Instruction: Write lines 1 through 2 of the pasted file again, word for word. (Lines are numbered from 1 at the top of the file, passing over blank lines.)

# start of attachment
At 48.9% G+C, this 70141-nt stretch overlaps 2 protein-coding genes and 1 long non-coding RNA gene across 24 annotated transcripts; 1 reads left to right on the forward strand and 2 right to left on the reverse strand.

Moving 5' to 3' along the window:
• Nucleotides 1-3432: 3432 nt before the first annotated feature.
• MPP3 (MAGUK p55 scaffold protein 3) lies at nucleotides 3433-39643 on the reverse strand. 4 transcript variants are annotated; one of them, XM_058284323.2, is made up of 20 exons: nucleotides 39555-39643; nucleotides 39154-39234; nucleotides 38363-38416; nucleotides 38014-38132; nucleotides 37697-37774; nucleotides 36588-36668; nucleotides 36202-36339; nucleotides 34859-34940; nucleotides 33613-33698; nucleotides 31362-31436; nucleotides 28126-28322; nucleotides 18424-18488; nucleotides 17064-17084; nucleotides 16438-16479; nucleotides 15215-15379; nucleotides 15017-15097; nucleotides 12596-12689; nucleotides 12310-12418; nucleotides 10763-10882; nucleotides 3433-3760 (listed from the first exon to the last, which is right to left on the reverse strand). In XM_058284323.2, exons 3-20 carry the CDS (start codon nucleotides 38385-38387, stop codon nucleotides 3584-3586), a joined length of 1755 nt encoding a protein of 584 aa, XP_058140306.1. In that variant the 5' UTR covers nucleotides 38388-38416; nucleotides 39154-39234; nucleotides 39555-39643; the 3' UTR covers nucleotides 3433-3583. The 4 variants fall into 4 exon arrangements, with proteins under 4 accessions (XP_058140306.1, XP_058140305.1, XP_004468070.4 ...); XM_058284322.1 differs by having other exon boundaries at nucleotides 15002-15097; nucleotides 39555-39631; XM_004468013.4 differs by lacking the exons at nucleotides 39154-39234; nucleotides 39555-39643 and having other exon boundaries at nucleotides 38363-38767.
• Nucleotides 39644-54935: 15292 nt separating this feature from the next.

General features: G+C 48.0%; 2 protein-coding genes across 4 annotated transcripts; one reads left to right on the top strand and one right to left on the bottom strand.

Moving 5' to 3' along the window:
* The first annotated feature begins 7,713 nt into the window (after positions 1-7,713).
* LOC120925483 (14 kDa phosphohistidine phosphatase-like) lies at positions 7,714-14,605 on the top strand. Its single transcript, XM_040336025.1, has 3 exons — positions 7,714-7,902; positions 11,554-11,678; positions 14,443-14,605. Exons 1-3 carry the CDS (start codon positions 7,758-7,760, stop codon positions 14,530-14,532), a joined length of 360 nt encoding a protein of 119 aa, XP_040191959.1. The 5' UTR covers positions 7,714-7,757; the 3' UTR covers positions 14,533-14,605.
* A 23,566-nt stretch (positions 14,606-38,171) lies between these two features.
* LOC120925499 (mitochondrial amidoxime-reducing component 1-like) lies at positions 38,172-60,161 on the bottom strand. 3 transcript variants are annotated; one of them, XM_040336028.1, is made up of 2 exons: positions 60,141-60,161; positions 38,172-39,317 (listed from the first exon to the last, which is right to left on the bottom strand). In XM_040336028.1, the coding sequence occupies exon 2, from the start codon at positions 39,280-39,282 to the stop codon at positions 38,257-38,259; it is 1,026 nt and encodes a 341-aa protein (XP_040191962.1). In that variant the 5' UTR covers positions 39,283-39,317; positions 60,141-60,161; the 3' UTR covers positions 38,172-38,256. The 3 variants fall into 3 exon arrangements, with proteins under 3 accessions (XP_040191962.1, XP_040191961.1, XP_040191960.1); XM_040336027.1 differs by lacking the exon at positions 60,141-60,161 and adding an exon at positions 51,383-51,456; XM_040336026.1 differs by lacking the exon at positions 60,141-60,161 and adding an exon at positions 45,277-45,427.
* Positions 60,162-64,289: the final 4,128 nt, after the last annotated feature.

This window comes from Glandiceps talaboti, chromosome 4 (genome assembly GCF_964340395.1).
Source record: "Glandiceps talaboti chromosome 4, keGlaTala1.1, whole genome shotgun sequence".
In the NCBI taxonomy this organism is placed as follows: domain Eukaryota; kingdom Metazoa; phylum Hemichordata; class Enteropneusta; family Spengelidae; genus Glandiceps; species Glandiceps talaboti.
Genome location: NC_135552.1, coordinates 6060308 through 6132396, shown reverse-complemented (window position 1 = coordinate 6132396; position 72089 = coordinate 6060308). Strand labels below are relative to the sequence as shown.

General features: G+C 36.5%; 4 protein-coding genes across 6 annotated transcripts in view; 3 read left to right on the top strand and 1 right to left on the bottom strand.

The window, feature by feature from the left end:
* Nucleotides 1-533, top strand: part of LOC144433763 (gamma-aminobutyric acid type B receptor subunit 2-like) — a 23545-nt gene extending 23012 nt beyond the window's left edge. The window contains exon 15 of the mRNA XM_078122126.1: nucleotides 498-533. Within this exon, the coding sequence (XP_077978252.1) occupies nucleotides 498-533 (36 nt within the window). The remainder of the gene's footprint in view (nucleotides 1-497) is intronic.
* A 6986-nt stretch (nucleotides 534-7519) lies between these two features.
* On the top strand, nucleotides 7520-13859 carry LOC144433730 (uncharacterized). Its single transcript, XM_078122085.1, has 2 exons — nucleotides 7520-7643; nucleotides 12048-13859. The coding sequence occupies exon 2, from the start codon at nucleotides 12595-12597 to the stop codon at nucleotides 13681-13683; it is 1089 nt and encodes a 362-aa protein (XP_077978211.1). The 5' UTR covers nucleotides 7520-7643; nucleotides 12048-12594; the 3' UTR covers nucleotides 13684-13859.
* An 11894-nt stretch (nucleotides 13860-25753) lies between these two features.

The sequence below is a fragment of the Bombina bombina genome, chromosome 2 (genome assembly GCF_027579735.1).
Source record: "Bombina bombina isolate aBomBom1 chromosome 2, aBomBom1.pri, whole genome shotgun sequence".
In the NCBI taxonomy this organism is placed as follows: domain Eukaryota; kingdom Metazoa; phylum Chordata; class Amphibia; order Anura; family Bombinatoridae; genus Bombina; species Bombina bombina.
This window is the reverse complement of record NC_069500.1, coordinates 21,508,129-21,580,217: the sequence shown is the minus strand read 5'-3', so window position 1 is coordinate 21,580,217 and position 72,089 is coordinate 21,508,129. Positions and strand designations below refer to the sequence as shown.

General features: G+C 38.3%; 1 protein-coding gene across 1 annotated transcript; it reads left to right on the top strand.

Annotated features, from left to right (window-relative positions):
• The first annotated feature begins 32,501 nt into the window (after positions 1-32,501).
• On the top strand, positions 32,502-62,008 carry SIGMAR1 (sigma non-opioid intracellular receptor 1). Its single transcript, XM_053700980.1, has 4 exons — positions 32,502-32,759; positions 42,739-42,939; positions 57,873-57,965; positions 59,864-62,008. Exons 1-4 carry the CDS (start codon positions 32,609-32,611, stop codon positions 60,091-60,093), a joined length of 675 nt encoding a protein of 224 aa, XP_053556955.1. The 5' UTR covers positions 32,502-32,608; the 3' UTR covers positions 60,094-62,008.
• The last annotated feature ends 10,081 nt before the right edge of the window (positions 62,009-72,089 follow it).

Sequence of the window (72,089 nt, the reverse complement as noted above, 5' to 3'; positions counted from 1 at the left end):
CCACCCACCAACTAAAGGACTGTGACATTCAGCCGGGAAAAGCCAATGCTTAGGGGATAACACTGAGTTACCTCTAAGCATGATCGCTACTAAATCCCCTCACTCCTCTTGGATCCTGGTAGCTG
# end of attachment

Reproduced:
At 48.9% G+C, this 70141-nt stretch overlaps 2 protein-coding genes and 1 long non-coding RNA gene across 24 annotated transcripts; 1 reads left to right on the forward strand and 2 right to left on the reverse strand.

Moving 5' to 3' along the window: